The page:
Trains would not be allowed on an unsafe track and no staff raised safety concerns over the lines where a train fatally derailed in Victoria, the deputy prime minister says.
Authorities say it is a miracle more people were not killed when the Sydney to Melbourne XPT diesel locomotive and five carriages came off tracks near Wallan Station, 45km north of the city on Thursday evening.
A male driver, 54, from the ACT and the female pilot, 49, from Castlemaine in Victoria, died in the crash.
The locomotive is now lying on its side and has fallen into the pine trees that line the Commonwealth-controlled tracks. Its carriages are strewn along the ripped-up tracks and the line will be closed for days.
Deputy Prime Minister Michael McCormack repeatedly stressed federal authorities would not allow a train to travel on unsafe track.
“I reiterate no authority would let passengers travel on unsafe track,” he said at the scene.
“We will ensure that proper answers are found for the bereaved families and making sure these sorts of things don’t happen again.”
But the rail union and Victorian National Steph Ryan say safety concerns about the track have been raised for some time.
A driver and another worker have been killed after the Sydney to Melbourne XPT train derailed at Wallan, north of Melbourne.
“The … derailment near Wallan Station last night occurred over a section of track over which was awaiting maintenance,” Rail, Tram and Bus Union secretary Luba Grigorovitch said in a statement.
“Conditions were altered and V/Line drivers rightly refused to traverse this section over the past week.”
Ms Ryan raised concerns about the line with state Public Transport Minister Melissa Horne as recently as Tuesday in parliament after another train derailment further up the line in January.
Ms Ryan said the federal government were investing in upgrades, but there were also issues with state trains.
“Drivers have been raising complaints for a long time both about the age and quality of the rolling stock, that V/Line has on this line, but also about problems with the track,” she told AAP at the scene.
There were 160 passengers and crew on board the train, which was running more than an hour behind schedule, when it derailed just before 7.45pm.
“I think we’re very lucky. It is a tragedy that unfortunately the pilot and the driver were killed in the incident, but I am amazed that the passengers were at least injured or worse than what they were,” Inspector Peter Koger told reporters.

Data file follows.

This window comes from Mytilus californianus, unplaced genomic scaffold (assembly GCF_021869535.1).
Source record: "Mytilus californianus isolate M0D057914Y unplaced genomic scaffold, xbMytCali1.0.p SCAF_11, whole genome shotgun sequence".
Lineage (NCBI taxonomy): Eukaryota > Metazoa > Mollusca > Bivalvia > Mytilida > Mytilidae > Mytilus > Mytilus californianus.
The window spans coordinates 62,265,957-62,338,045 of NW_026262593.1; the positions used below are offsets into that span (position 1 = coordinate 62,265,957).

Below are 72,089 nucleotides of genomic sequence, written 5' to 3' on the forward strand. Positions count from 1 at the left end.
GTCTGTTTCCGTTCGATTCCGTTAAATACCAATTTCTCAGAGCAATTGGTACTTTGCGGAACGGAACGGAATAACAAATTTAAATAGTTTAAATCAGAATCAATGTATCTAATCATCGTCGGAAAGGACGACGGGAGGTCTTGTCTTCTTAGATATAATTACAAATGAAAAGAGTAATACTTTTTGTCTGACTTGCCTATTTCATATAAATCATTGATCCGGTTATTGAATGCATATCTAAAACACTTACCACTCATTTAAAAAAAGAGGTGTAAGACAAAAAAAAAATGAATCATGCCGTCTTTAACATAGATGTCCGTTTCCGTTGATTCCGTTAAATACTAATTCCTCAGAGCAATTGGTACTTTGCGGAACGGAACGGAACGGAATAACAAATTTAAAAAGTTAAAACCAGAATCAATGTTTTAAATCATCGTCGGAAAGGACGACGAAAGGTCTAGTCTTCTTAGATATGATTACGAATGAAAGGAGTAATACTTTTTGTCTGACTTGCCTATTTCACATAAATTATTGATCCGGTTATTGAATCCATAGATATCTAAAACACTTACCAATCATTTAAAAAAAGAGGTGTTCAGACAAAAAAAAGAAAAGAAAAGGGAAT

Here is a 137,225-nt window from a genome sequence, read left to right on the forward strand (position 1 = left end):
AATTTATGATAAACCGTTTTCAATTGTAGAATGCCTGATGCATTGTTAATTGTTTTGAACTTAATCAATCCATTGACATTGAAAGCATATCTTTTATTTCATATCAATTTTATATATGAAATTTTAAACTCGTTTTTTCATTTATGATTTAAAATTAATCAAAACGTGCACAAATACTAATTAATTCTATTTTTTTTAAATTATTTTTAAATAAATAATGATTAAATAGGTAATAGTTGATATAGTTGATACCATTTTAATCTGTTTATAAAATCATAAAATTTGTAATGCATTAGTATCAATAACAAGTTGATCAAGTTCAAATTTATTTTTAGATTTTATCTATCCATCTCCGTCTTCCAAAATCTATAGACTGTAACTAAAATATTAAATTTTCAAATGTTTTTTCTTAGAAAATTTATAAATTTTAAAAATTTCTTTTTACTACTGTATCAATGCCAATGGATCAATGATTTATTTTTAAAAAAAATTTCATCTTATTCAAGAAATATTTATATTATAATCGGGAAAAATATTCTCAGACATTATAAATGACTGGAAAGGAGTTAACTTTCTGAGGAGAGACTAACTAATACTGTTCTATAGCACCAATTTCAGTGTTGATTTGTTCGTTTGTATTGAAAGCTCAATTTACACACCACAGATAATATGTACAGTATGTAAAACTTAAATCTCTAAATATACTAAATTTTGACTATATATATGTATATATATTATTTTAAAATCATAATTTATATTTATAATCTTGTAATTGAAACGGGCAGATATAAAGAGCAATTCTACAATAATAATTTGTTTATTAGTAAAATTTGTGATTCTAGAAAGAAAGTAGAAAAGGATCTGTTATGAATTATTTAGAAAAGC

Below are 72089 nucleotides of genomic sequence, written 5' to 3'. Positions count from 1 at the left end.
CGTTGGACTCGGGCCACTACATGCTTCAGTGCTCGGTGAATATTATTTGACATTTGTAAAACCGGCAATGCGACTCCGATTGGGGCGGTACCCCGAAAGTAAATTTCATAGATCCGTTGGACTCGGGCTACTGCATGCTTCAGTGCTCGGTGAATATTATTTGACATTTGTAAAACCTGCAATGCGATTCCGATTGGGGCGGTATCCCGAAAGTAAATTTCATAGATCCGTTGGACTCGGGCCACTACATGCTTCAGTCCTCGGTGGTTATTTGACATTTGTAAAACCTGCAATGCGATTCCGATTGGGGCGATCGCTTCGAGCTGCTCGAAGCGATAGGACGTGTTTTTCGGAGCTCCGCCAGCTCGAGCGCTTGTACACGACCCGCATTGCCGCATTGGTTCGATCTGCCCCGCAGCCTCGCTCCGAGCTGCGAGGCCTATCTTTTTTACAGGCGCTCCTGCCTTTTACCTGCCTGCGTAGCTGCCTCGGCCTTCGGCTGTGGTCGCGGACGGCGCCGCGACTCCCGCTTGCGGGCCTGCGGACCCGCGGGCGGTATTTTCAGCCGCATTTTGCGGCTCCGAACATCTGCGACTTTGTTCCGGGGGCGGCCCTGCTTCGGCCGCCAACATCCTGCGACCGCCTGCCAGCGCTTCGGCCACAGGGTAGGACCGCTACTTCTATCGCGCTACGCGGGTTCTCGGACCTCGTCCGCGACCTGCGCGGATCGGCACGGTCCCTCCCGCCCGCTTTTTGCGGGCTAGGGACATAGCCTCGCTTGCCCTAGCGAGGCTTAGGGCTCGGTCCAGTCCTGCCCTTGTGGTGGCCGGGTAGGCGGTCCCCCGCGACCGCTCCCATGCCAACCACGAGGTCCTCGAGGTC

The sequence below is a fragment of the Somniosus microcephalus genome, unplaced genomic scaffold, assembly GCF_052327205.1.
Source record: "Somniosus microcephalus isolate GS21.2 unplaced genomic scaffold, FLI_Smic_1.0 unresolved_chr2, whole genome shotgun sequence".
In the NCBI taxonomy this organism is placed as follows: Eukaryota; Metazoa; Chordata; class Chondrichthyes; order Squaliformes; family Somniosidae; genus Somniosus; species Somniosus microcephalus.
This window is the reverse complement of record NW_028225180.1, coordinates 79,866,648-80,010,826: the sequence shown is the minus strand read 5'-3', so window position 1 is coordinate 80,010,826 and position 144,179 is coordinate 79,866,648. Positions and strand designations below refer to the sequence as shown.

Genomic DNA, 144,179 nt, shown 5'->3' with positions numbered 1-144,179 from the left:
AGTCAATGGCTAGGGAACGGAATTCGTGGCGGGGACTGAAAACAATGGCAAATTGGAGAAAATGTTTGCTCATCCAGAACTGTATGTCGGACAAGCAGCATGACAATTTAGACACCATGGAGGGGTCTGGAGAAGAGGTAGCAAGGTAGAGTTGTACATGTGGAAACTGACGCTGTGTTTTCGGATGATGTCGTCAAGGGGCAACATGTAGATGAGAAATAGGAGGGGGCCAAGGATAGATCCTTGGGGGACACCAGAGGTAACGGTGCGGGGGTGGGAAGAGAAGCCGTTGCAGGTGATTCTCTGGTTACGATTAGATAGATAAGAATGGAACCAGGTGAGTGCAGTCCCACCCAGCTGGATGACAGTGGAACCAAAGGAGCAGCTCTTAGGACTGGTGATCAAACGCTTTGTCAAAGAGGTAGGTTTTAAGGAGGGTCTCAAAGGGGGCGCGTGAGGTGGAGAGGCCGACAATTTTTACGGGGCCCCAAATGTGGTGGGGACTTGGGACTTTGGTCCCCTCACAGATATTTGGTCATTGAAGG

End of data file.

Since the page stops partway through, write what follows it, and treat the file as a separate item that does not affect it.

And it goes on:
A man in his 60s was taken to the Royal Melbourne Hospital in a stable condition with an upper body injury while 11 others were taken to local hospitals with minor injuries.
Investigators will look at several areas, including whether speed was a factor.
Australian Transport Safety Bureau commissioner Greg Hood said a preliminary investigation would be conducted within 30 days.
“I know everybody wants answers now but really we’re just beginning our work this morning,” he told reporters at the scene on Friday.
The section of the track where the crash happened was commonwealth-owned. The Australian Rail Track Corporation is in charge of rail maintenance, while the train is managed by Transport for NSW.
Some passengers claimed they heard an onboard announcement saying the driver was trying to make up for lost time before the crash, but Insp Koger could not confirm this.
Shaken passengers were bussed to Melbourne after the crash, while others were picked up by family.
A Sydney couple who were on their way to visit their son in Melbourne said the crash and its aftermath were terrifying. They have cancelled their return trip.
“You just hang on for grim death. You’re being thrown around, the thing’s going along tilting over and all you can look out the window and just see dirt and debris and stuff flying up past the windows and the track itself is just twisted and bent,” the man said.
“It probably went about 150m before it stopped, there were carriages going sideways – pretty horrifying.”
The man also said train staff had handed out complaint cards to passengers moments before the derailment, after lengthy delays caused by ongoing problems with signals on the line.
He walked back to the site of the initial derailment and said it looked like switches on the track appeared to have directed the train off the main line.
The train had left Central Station in Sydney at 7.40am and was supposed to have arrived at Southern Cross Station in Melbourne at 6.30pm.